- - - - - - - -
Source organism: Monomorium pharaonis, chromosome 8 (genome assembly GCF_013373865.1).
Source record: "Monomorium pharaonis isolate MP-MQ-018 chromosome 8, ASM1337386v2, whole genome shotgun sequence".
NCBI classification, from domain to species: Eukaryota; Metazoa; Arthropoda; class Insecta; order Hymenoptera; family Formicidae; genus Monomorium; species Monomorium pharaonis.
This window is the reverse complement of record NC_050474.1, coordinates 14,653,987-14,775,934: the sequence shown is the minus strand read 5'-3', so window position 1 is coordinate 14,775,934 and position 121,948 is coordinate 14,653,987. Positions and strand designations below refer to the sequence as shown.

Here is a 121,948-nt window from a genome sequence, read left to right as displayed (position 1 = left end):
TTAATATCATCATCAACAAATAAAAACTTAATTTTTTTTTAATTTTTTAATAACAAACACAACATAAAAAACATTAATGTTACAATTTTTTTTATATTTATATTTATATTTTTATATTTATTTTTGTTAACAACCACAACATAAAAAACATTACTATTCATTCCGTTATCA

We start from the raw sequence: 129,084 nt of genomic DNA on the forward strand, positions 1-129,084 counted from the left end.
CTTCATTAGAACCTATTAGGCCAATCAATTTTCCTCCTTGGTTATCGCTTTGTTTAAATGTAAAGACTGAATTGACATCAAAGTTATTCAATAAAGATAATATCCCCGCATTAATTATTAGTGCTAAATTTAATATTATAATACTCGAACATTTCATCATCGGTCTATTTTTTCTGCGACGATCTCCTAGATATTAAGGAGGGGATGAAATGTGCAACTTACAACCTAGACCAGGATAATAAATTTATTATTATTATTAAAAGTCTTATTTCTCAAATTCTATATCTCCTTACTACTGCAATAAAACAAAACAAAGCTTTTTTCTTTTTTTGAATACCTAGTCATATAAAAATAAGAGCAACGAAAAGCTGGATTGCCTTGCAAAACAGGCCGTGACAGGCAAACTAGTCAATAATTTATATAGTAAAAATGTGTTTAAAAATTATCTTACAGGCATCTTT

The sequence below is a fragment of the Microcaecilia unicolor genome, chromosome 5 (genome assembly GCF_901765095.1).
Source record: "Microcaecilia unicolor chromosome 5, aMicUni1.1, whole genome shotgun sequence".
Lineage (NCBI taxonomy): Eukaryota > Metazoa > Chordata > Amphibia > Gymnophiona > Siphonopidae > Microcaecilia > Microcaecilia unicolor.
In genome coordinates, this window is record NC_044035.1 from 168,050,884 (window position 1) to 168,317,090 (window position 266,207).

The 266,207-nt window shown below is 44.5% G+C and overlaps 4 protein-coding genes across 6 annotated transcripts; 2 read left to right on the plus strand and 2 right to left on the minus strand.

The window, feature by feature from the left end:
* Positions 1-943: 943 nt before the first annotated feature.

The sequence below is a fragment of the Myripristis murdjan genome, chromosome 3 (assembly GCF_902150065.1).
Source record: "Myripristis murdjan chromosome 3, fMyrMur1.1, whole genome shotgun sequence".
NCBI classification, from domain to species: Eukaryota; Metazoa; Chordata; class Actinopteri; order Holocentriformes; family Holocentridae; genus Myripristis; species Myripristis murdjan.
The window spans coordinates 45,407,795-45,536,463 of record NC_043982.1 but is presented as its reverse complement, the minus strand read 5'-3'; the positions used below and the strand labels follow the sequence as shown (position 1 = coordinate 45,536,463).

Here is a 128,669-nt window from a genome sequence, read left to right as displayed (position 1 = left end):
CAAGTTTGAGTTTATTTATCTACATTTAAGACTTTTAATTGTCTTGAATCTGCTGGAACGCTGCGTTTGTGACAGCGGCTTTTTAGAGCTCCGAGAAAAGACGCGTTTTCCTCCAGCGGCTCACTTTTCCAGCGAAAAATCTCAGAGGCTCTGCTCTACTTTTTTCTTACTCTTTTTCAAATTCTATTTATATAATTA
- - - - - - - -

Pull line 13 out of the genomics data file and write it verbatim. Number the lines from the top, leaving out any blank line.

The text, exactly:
The 266,207-nt window shown below is 44.5% G+C and overlaps 4 protein-coding genes across 6 annotated transcripts; 2 read left to right on the plus strand and 2 right to left on the minus strand.